Inside Washington (10/01/2009)

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* WASHINGTON (10/2/09)--Rep. Mel Watt (D-N.C.) criticized banking industry representatives during a House Financial Services Committee hearing Wednesday, saying that they were preventing him from improving a bill that would create a consumer protection agency. Watt, chair of the monetary policy subcommittee, has been viewed as an ally to the banking industry--which has balked at the idea of such an agency (American Banker Oct. 1). At Wednesday’s meeting, Watt accused the bankers of trying to kill the bill instead of improving it. The bankers’ approach to the bill is “exasperating” and change in the financial services industry is needed, Watt said. Rep. Barney Frank (D-Mass.), who is drafting the bill that would create such an agency, said he is confident the legislation would pass. Watt and other lawmakers, including Rep. Melissa Bean (D-Ill.), have indicated they would like to tailor the agency’s proposed powers. Two-thirds of subprime mortgages were originated by nonbank lenders, and because of that, Bean has questioned whether the agency should focus on subprime mortgages ... * WASHINGTON (10/2/09)--National Credit Union Administration (NCUA) board member Michael Fryzel recently visited Great Lakes CU in North Chicago.
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He toured the credit union and discussed credit union issues with Vikki Kaiser, Great Lakes CEO. “It is encouraging to see the efforts being made to meet the financial needs of their members,” Fryzel said. Great Lakes CU has $595 million in assets. From left are: Lorraine Kost, senior vice president of administration; Lee Piekarz, board chair; Kevin Bogac, senior vice president of information systems; Robert Green, director; Kaiser; Fryzel; Yvonne Bailey, vice president of marketing and planning; Bertine Nixon, director; and Kamil Sakici, senior vice president and chief financial officer. (Photo provided by the National Credit Union Administration) ... * WASHINGTON (10/2/09)--Ben Bernanke, Federal Reserve Board chairman, told lawmakers Thursday that the Fed should regulate the nation’s largest financial institutions. The Fed’s experience and power make it well-suited to be a consolidated supervisor for large institutions, Bernanke said. The responsibility for monitoring risk should be given to a council of regulators, including agencies that have power over various financial companies, he said. The council could monitor risks affecting investment banks, commercial and mortgage lenders, and pension and hedge funds (The New York Times Oct. 2). Democratic and Republican lawmakers have expressed skepticism about giving the Fed more power. Some have said they want to reduce the central bank’s power ...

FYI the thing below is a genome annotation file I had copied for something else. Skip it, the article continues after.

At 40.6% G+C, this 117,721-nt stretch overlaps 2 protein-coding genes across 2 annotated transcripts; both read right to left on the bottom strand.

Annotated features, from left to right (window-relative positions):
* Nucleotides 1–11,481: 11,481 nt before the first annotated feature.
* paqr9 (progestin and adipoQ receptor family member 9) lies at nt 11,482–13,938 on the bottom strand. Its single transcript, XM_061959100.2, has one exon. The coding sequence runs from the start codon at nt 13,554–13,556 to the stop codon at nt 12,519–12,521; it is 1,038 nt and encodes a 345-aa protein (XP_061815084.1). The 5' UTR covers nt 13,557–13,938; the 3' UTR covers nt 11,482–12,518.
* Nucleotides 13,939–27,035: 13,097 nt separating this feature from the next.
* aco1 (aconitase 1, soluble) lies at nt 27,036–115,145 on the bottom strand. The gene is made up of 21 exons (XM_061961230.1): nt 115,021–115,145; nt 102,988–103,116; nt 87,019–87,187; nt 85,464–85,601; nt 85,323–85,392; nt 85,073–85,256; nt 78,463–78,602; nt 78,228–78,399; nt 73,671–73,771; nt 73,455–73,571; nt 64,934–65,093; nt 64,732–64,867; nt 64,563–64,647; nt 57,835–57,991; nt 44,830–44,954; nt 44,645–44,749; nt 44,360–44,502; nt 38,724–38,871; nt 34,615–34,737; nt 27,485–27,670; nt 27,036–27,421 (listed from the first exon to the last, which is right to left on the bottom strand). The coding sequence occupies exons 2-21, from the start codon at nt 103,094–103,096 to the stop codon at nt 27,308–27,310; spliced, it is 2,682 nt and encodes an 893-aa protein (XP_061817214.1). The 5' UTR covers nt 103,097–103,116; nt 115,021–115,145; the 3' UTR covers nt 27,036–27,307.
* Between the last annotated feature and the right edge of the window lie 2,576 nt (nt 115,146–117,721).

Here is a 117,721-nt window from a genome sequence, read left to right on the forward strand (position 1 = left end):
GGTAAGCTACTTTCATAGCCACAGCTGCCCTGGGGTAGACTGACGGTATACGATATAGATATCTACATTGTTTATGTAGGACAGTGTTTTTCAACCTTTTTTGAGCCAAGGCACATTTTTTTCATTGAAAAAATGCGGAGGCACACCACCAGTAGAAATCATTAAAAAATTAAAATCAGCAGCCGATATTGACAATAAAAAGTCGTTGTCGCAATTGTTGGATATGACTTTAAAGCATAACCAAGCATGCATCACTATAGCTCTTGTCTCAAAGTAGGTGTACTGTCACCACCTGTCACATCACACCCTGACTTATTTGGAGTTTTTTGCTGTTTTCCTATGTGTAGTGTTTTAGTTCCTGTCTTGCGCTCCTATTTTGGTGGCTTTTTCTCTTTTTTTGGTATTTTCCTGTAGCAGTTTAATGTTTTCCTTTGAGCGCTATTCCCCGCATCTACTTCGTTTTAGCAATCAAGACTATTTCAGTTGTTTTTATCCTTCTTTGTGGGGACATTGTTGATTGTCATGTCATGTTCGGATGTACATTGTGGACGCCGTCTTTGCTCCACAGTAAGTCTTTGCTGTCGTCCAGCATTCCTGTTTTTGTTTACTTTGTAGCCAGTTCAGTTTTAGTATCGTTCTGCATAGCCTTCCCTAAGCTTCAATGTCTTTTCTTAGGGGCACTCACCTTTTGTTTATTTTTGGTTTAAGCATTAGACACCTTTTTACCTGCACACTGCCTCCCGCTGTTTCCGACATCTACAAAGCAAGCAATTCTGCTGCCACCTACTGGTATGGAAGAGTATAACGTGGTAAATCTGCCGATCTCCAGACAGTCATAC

MasterCard says 7-Eleven misled consumers on interchange

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WASHINGTON (10/2/09)—MasterCard Inc. released a study that charges consumers were misled by a 7-Eleven Inc. petition intended to drum up support for interchange fee regulations. On Wednesday, 7-Eleven executives made a dramatic deliver of 15,000 booklets of signatures to federal lawmakers as part of merchants’ push for interchange rate reform. This summer, MasterCard commissioned KRC Research to survey more than 1,000 adults in August and then again in September on interchange issues (American Banker Oct. 1). Seventy-three percent of the respondents, half contacted online, half by phone, agreed with the statement "the cost of accepting credit card payments" is a business cost merchants should bear, and 71% agreed that it is unfair for consumers to pay merchants' expenses for accepting cards. However, 80% of people who signed the petition "mistakenly believed," according to the MasterCard report, that consumers would benefit from lower interchange rates. (See related story: House interchange hearing on Oct. 8)